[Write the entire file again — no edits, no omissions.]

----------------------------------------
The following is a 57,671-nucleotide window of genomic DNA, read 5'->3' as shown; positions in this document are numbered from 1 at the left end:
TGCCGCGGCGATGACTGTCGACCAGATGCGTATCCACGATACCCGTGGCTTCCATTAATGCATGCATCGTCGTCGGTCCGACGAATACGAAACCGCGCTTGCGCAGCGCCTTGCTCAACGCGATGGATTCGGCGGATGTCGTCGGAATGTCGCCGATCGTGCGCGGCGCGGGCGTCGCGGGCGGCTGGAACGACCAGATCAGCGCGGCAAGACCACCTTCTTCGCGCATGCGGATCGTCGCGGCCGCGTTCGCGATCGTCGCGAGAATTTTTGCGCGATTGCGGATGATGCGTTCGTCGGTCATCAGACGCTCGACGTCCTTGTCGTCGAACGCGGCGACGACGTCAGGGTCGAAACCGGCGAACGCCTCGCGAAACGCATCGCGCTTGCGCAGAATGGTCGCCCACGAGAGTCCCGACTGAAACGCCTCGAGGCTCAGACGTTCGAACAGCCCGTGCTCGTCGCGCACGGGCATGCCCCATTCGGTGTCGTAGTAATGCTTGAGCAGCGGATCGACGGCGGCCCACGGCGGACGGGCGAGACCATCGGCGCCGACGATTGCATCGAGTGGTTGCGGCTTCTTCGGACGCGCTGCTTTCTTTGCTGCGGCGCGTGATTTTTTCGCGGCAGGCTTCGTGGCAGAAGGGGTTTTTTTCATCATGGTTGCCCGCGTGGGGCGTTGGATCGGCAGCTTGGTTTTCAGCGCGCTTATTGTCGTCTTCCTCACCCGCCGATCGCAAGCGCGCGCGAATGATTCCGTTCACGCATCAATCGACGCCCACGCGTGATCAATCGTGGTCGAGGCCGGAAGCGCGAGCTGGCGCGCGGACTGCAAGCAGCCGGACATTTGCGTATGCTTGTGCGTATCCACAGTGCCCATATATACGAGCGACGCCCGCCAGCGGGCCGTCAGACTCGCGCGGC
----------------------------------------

The following is a 57,671-nucleotide window of genomic DNA, read 5'->3' as shown; positions in this document are numbered from 1 at the left end:
TGCCGCGGCGATGACTGTCGACCAGATGCGTATCCACGATACCCGTGGCTTCCATTAATGCATGCATCGTCGTCGGTCCGACGAATACGAAACCGCGCTTGCGCAGCGCCTTGCTCAACGCGATGGATTCGGCGGATGTCGTCGGAATGTCGCCGATCGTGCGCGGCGCGGGCGTCGCGGGCGGCTGGAACGACCAGATCAGCGCGGCAAGACCACCTTCTTCGCGCATGCGGATCGTCGCGGCCGCGTTCGCGATCGTCGCGAGAATTTTTGCGCGATTGCGGATGATGCGTTCGTCGGTCATCAGACGCTCGACGTCCTTGTCGTCGAACGCGGCGACGACGTCAGGGTCGAAACCGGCGAACGCCTCGCGAAACGCATCGCGCTTGCGCAGAATGGTCGCCCACGAGAGTCCCGACTGAAACGCCTCGAGGCTCAGACGTTCGAACAGCCCGTGCTCGTCGCGCACGGGCATGCCCCATTCGGTGTCGTAGTAATGCTTGAGCAGCGGATCGACGGCGGCCCACGGCGGACGGGCGAGACCATCGGCGCCGACGATTGCATCGAGTGGTTGCGGCTTCTTCGGACGCGCTGCTTTCTTTGCTGCGGCGCGTGATTTTTTCGCGGCAGGCTTCGTGGCAGAAGGGGTTTTTTTCATCATGGTTGCCCGCGTGGGGCGTTGGATCGGCAGCTTGGTTTTCAGCGCGCTTATTGTCGTCTTCCTCACCCGCCGATCGCAAGCGCGCGCGAATGATTCCGTTCACGCATCAATCGACGCCCACGCGTGATCAATCGTGGTCGAGGCCGGAAGCGCGAGCTGGCGCGCGGACTGCAAGCAGCCGGACATTTGCGTATGCTTGTGCGTATCCACAGTGCCCATATATACGAGCGACGCCCGCCAGCGGGCCGTCAGACTCGCGCGGC